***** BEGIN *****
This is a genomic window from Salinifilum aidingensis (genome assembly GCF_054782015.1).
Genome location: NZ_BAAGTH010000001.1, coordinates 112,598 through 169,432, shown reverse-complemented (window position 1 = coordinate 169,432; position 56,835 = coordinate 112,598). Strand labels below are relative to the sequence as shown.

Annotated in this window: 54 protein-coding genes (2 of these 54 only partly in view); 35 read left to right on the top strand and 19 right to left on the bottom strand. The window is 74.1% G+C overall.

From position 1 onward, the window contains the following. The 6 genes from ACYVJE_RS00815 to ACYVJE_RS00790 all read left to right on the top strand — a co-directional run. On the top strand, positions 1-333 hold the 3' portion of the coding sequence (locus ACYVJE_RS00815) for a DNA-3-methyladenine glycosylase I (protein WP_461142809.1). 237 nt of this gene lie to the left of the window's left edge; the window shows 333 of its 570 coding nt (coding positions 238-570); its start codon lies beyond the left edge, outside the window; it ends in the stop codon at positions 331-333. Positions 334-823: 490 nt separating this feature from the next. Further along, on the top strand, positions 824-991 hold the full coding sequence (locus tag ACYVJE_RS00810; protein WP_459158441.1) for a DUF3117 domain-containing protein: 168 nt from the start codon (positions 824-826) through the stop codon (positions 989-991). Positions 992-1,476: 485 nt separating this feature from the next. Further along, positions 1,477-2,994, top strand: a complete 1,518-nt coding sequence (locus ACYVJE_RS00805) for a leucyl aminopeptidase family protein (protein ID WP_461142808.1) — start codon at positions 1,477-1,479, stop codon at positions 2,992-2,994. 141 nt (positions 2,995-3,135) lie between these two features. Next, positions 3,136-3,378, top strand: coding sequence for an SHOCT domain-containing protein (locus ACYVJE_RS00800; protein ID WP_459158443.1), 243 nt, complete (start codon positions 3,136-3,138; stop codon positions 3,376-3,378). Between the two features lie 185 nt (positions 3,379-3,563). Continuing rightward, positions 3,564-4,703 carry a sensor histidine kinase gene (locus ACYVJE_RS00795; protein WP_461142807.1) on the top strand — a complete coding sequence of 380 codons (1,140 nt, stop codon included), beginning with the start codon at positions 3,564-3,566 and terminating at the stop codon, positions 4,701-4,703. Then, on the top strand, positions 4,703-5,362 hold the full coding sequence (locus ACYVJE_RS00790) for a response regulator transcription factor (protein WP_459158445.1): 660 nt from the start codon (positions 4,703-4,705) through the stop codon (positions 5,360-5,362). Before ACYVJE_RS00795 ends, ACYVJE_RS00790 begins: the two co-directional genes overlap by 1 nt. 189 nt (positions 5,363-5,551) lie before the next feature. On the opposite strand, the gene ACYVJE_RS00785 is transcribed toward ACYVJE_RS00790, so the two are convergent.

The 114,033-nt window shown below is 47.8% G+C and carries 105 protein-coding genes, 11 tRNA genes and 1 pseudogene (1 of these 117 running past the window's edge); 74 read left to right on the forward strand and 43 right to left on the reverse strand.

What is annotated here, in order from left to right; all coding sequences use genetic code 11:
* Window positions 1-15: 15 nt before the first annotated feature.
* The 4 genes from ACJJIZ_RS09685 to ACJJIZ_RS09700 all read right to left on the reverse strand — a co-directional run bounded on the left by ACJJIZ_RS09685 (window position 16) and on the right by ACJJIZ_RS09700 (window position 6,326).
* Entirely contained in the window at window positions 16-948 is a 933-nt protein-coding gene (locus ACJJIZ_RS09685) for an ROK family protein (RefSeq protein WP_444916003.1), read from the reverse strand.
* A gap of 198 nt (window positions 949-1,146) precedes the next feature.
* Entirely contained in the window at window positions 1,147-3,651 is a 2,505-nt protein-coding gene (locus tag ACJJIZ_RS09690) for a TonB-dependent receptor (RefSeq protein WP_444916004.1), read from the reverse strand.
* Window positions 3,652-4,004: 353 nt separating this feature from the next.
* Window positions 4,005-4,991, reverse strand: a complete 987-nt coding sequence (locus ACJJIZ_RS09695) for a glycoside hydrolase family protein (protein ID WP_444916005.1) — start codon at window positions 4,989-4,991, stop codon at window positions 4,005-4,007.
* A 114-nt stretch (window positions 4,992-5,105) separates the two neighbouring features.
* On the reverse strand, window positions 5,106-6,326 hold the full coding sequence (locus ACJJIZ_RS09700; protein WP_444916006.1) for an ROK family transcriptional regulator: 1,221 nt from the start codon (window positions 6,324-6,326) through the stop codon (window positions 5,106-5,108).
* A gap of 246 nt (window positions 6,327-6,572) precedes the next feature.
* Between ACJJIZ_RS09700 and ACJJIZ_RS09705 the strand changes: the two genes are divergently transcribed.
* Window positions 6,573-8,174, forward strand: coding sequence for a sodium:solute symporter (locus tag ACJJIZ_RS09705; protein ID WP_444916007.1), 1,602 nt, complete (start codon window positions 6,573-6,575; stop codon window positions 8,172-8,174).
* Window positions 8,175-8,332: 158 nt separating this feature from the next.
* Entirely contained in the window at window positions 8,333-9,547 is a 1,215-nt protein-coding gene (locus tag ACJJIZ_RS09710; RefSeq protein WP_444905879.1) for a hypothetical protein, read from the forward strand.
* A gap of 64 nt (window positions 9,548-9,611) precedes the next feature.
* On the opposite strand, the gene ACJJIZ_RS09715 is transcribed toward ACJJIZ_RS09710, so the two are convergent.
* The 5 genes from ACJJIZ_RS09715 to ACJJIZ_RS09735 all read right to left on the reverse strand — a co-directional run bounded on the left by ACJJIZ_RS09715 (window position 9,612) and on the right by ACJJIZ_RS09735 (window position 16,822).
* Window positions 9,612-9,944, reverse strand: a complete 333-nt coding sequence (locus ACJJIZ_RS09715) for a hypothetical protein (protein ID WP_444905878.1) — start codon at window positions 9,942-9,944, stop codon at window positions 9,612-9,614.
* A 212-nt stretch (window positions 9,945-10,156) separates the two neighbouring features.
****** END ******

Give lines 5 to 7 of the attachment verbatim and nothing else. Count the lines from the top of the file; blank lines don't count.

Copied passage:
The 114,033-nt window shown below is 47.8% G+C and carries 105 protein-coding genes, 11 tRNA genes and 1 pseudogene (1 of these 117 running past the window's edge); 74 read left to right on the forward strand and 43 right to left on the reverse strand.

What is annotated here, in order from left to right; all coding sequences use genetic code 11:
* Window positions 1-15: 15 nt before the first annotated feature.